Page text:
The lily white Huey Calhoun has his faults, but he is not trying to appropriate the music of Memphis’s rhythm & blues musicians. While plenty of other people in the music business will be only too willing to do so, all Calhoun wants to steal is the heart of Felicia, a Beale Street diva. In late 1950’s-early 1960’s Memphis, that just cannot happen. At least he can love the music in Memphis, a dynamic new book musical now running on Broadway.
Calhoun is one of the few white residents of Memphis who is either gutsy or innocent enough to frequent the African American clubs on Beale Street. While his presence makes club owner Delray understandably uneasy, everyone generally accepts the goofy kid because of his obvious affinity for their music. A big talker, he promises to get Delray’s sister Felicia on a major Memphis radio station. Commandeering the broadcast booth of the station owned by the upright and uptight Mr. Simmons, Calhoun lights up the proverbial phone lines spinning R&B for appreciative white teenagers. Suddenly, Calhoun has a steady job.
For a while, Calhoun actually has it all, including a relationship with Felicia. Yet he just does not understand how things really work in Memphis, whereas Felicia is all too aware of reality. Although their love might be impossible in that specific time and place, their music is sound of the future and it is catchy indeed.
Though the score by David Bryan (best known as a member of Bon Jovi, but also the composer of the Toxic Avenger musical) is a bit more orchestrated and well, Broadway-sounding than the genuine R&B and rock & roll of the period, it really delivers the goods. “Someday,” Felicia’s first hit in the context of the show, really does sound like it could have been a chart-topper, perhaps for Etta James. Ironically, one of the show’s highlight comes from Derrick Baskin as the mostly silent Gator, who blows everyone away with “Say a Prayer,” the riveting first act closer. However, the standout song is arguably Calhoun’s feature, “Memphis Lives in Me.” It is actually a twofer: musically it is a showstopper, but it also explains Calhoun’s character better than any of the previous dialogue. It would not be surprising if the city of Memphis adopted as their unofficial anthem in the near future.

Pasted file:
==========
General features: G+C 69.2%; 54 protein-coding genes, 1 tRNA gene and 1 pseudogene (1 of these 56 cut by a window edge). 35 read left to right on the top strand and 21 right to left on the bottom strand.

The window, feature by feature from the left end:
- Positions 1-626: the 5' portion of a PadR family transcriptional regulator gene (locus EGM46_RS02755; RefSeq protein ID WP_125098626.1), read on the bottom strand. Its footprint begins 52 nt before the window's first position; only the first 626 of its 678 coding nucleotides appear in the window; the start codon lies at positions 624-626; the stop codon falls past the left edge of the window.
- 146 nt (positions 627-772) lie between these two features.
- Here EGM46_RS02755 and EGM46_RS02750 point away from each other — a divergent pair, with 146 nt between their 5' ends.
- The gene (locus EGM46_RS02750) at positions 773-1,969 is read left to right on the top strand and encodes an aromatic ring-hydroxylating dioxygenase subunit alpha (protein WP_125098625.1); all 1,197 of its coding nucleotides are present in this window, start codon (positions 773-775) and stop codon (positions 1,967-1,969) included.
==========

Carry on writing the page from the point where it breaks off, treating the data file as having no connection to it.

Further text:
True, Joe DiPietro’s book is not exactly the most original treatment of themes and issues that drive Memphis. Of course, clichés become clichés because they work, and audiences will most likely find themselves charmed by Memphis’s likable and vocally talented leads. Frankly, Chad Kimball’s weird affected, nasally accent does not sound at all like Memphis, but his energy and powerful singing voice more than compensates. Montego Glover takes a star-making turn as Felicia, displaying dramatic poise and powerhouse vocal chops. In supporting roles as Calhoun’s Beale Street friends, Baskin and James Monroe Iglehart also make a strong musical impression.
Memphis boasts far more memorable songs than most of its Broadway competition, which is the ultimate measure of a musical. Slickly produced and tightly paced, Memphis looks great and sounds soulful. Now running at the Shubert Theatre, it is a spirited show, definitely recommended for R&B listeners and book musical patrons.